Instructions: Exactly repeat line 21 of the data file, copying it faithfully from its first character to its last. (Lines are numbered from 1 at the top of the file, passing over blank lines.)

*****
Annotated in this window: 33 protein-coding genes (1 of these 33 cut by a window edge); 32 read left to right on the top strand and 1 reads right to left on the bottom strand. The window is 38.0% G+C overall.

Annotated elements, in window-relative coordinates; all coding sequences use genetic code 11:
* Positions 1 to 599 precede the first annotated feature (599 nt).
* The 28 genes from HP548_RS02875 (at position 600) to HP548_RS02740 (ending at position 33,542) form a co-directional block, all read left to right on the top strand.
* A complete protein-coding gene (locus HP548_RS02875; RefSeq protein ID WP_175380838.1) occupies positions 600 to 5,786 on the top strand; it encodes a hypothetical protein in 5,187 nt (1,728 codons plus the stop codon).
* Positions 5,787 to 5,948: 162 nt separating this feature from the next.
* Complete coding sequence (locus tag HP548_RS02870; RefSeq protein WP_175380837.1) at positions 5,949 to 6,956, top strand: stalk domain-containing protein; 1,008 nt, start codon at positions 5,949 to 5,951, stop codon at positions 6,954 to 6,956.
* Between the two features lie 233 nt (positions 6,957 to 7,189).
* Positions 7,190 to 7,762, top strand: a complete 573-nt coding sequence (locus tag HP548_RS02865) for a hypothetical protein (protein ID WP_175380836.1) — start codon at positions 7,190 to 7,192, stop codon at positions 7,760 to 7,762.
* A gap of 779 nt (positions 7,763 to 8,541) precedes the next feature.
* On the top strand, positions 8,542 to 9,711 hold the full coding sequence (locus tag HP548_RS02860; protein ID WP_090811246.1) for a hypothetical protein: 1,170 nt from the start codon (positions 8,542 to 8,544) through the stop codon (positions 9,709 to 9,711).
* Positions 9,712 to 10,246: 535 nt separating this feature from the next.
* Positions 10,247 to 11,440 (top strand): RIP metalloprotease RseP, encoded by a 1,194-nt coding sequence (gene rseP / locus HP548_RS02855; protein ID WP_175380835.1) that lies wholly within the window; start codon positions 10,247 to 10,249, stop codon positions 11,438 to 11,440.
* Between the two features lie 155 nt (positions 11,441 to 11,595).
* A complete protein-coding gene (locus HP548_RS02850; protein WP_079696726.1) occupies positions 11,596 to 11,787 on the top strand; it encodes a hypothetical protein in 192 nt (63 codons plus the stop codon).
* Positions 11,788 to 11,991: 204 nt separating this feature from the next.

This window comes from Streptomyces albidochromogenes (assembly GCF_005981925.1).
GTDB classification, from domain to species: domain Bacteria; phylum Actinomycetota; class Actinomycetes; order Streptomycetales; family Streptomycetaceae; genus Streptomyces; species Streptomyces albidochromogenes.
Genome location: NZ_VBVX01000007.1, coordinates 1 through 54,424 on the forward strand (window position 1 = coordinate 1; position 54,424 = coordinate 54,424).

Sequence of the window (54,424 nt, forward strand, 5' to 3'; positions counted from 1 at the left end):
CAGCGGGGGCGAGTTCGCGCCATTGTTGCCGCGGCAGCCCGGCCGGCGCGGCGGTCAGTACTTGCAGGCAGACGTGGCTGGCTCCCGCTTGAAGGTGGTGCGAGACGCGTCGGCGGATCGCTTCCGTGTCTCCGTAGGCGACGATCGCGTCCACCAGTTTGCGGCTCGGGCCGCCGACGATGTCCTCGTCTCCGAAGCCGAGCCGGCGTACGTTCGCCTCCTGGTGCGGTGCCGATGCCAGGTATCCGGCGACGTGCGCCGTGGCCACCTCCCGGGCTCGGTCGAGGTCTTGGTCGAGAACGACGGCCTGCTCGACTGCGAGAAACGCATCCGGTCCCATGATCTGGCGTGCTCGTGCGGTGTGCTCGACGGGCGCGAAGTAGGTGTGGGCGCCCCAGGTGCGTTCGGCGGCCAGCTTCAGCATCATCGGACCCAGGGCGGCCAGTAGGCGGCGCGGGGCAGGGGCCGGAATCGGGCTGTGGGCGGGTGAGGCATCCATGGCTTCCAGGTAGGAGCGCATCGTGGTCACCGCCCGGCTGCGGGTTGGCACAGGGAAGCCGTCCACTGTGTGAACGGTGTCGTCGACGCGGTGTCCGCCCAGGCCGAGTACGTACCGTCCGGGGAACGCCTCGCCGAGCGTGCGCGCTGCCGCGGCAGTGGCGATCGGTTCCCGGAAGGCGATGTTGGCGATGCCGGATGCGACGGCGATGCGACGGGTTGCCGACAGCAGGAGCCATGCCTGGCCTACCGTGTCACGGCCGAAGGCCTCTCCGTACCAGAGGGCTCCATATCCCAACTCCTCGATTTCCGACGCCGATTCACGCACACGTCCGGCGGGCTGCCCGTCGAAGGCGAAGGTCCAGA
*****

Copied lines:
CAGCGGGGGCGAGTTCGCGCCATTGTTGCCGCGGCAGCCCGGCCGGCGCGGCGGTCAGTACTTGCAGGCAGACGTGGCTGGCTCCCGCTTGAAGGTGGTGCGAGACGCGTCGGCGGATCGCTTCCGTGTCTCCGTAGGCGACGATCGCGTCCACCAGTTTGCGGCTCGGGCCGCCGACGATGTCCTCGTCTCCGAAGCCGAGCCGGCGTACGTTCGCCTCCTGGTGCGGTGCCGATGCCAGGTATCCGGCGACGTGCGCCGTGGCCACCTCCCGGGCTCGGTCGAGGTCTTGGTCGAGAACGACGGCCTGCTCGACTGCGAGAAACGCATCCGGTCCCATGATCTGGCGTGCTCGTGCGGTGTGCTCGACGGGCGCGAAGTAGGTGTGGGCGCCCCAGGTGCGTTCGGCGGCCAGCTTCAGCATCATCGGACCCAGGGCGGCCAGTAGGCGGCGCGGGGCAGGGGCCGGAATCGGGCTGTGGGCGGGTGAGGCATCCATGGCTTCCAGGTAGGAGCGCATCGTGGTCACCGCCCGGCTGCGGGTTGGCACAGGGAAGCCGTCCACTGTGTGAACGGTGTCGTCGACGCGGTGTCCGCCCAGGCCGAGTACGTACCGTCCGGGGAACGCCTCGCCGAGCGTGCGCGCTGCCGCGGCAGTGGCGATCGGTTCCCGGAAGGCGATGTTGGCGATGCCGGATGCGACGGCGATGCGACGGGTTGCCGACAGCAGGAGCCATGCCTGGCCTACCGTGTCACGGCCGAAGGCCTCTCCGTACCAGAGGGCTCCATATCCCAACTCCTCGATTTCCGACGCCGATTCACGCACACGTCCGGCGGGCTGCCCGTCGAAGGCGAAGGTCCAGA